Preventing Stormwater Pollution
Storm drains are for rain...waterway pollution from nonpoint sources comes mainly from our own backyards. This pollution is caused by rainfall, snowmelt or irrigation moving over and through the ground. As the runoff moves, it picks up and carries away natural and human-made pollutants, finally depositing them into lakes, rivers, wetlands, coastal waters, and even our underground sources of drinking water.
These pollutants include:
- Oil, grease, toxic chemicals from urban runoff and energy production
- Sediment from improperly managed construction sites
- Bacteria from pet wastes
According to the Environmental Protection Agency (EPA), nonpoint source pollution is the leading remaining cause of water quality problems.
How You Can Help
The City of Lynwood is implementing programs to reduce the amount of pollution entering our storm drain system, rivers, and oceans. We need your help. Here are some useful tips on how you can help:
Don't leave animal waste laying on the ground. Dog waste washes from the ground and streets into the storm drain and flows straight to the ocean untreated.
Take your used oil to State-certified used oil collection centers. Dispose of used oil, antifreeze, paints and other household chemicals properly, not in storm sewers, or drains. Do not hose them into the street where they can eventually reach local rivers.
Household Hazardous Waste
Not properly disposing of household hazardous waste can lead to water pollution. Batteries, electronics, paint, oil, gardening chemicals, cleaners and other hazardous materials cannot be thrown in the trash. They also must never be poured or thrown into yards, sidewalks, driveways, gutters or streets. To know more of upcoming Los Angeles (LA) County Household Hazardous Waste/Electronic Waste Events where you can safely dispose of your household hazardous waste and electronic waste, visit the LA County Public Works Calendar page.
Home improvement projects and work sites must be maintained to ensure that building materials do not enter the street, gutter or storm drain.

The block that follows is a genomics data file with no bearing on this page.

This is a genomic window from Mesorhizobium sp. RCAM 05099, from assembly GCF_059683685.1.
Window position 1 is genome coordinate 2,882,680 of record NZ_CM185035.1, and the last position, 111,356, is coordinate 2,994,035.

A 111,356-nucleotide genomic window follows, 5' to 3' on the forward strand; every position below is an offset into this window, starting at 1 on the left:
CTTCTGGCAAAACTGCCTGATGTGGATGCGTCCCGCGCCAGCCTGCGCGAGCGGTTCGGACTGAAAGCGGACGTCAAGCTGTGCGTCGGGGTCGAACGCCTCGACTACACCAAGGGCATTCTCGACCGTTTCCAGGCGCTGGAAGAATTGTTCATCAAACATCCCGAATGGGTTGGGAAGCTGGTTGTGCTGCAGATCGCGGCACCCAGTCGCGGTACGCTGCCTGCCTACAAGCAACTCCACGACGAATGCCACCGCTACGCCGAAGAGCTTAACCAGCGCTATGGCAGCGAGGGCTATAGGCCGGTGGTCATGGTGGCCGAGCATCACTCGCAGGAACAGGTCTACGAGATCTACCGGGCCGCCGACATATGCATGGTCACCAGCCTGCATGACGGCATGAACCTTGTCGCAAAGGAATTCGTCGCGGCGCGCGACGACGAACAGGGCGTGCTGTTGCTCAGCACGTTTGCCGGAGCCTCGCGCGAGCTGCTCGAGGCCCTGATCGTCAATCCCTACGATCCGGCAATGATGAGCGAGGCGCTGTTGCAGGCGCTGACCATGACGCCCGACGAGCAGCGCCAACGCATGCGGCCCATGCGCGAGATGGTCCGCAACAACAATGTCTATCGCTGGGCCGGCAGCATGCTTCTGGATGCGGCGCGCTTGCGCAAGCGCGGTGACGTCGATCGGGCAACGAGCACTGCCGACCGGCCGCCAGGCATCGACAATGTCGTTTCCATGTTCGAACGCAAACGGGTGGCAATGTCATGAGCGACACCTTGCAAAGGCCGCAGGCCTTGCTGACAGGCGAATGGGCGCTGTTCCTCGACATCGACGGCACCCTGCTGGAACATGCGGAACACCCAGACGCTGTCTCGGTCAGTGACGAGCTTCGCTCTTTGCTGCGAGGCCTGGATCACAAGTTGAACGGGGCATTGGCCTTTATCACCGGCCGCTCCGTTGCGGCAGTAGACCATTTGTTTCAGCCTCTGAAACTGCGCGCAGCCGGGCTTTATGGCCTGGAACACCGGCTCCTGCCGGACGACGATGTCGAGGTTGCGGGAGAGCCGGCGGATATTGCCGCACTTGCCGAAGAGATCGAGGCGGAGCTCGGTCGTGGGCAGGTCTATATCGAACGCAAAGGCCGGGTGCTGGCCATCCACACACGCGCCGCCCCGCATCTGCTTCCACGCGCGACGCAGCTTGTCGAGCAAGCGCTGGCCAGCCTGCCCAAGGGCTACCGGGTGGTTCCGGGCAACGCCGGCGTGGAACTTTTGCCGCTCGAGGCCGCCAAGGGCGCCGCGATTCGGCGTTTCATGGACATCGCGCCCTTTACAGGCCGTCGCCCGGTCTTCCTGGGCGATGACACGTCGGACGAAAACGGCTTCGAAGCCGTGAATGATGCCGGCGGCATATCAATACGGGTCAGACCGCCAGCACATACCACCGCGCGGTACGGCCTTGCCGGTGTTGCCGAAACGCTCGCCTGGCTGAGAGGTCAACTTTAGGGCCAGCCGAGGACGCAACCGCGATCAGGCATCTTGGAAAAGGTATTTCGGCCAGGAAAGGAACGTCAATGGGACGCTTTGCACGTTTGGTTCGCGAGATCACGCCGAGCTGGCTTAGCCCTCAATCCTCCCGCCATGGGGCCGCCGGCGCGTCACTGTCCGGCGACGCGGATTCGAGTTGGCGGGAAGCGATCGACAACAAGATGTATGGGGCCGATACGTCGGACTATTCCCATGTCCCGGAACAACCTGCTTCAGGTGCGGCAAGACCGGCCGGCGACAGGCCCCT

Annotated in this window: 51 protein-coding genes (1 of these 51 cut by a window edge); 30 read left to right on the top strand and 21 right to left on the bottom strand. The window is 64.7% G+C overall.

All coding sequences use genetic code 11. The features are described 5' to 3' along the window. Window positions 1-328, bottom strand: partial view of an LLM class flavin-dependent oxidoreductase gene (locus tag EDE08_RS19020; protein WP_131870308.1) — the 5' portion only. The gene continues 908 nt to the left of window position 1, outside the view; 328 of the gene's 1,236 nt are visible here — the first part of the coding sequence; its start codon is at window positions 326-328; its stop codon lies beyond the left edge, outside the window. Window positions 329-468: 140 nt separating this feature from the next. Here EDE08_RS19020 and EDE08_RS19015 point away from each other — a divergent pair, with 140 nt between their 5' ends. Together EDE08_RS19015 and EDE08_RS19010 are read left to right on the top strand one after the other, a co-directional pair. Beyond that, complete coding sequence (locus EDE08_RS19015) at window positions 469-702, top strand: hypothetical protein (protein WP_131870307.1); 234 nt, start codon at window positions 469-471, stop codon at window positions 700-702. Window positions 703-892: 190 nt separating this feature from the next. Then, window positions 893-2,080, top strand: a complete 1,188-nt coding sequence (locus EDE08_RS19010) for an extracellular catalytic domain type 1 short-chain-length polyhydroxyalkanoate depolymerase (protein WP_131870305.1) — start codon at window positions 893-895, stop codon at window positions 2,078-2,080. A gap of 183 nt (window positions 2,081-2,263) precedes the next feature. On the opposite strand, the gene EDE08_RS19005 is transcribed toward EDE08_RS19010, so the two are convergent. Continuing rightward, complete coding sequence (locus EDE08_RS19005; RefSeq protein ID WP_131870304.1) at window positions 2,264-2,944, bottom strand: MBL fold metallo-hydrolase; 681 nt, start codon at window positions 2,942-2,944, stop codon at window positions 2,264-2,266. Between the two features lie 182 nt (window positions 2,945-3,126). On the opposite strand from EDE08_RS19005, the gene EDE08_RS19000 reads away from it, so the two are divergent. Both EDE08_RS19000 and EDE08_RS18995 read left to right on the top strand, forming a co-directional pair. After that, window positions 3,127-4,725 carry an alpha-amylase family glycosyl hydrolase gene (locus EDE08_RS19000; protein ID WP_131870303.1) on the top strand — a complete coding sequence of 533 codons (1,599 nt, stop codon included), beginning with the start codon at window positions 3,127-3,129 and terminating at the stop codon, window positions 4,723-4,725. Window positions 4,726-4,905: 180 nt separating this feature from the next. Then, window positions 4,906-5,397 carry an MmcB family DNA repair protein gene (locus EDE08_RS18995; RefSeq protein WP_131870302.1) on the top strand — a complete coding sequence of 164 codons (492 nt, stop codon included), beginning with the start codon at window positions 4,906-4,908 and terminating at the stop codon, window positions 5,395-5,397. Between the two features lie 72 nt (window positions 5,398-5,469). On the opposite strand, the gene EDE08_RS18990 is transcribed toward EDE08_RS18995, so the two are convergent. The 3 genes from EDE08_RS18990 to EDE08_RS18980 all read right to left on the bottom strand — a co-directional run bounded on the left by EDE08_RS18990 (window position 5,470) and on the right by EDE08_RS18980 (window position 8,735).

Pesticides, fertilizer and yard waste such as leaves and mowed grass wash from the ground and streets into storm drains and flows straight to the ocean-untreated. Do not use fertilizer or pesticides before a rain. Do not over-fertilize and do not use fertilizers or pesticides near ditches, gutters or storm drains. Use pesticides sparingly. When watering your lawn, use the least amount of water possible so it doesn't run into the street carrying pesticide and other chemicals. Do not blow, sweep, hose or rake leaves, or other yard trimmings into the street, gutter, or storm drain.
Clean water-based paint brushes in the sink, rinse oil-based brushes with paint thinner, and take old paint and paint-related products to a household hazardous waste-E-waste collection event. Call 888-253-2652 (888-CLEAN-LA) or visit the Clean LA page.
Never dispose of lawn or garden chemicals in storm drains. This is called illegal dumping. Take them to a household hazardous waste roundup. Call 888-253-2652 (888-CLEAN-LA) or visit the Clean LA page.
Keep your sewers clean and prevent overflows. As a property owner, you are responsible for keeping your sewer pipes clear of clogs or blockages.
Fats, Oils & Grease
Fats, oils and grease solidify the sewer pipes and create blockages. Do not pour waste oil and cooking residue directly into your drain. Instead, place it into a covered container and dispose of it in the trash.
Make sure all pool chemicals are dissipated before draining a pool or spa. Do not drain pools within 5 days of adding chemicals. Never backwash a filter into the street or storm drain.
You can help keep your community clean, protect our area waterways and make the beaches safe for ocean swimmers by putting recyclable plastic, glass and metal where they belong in a recycling container.
For More Information
For more information on keeping your environment clean:
- Call 888-253-2652 (888-CLEAN-LA)
- Visit the Clean LA page
- Call the Public Works Department at 310-603-0220, ext. 500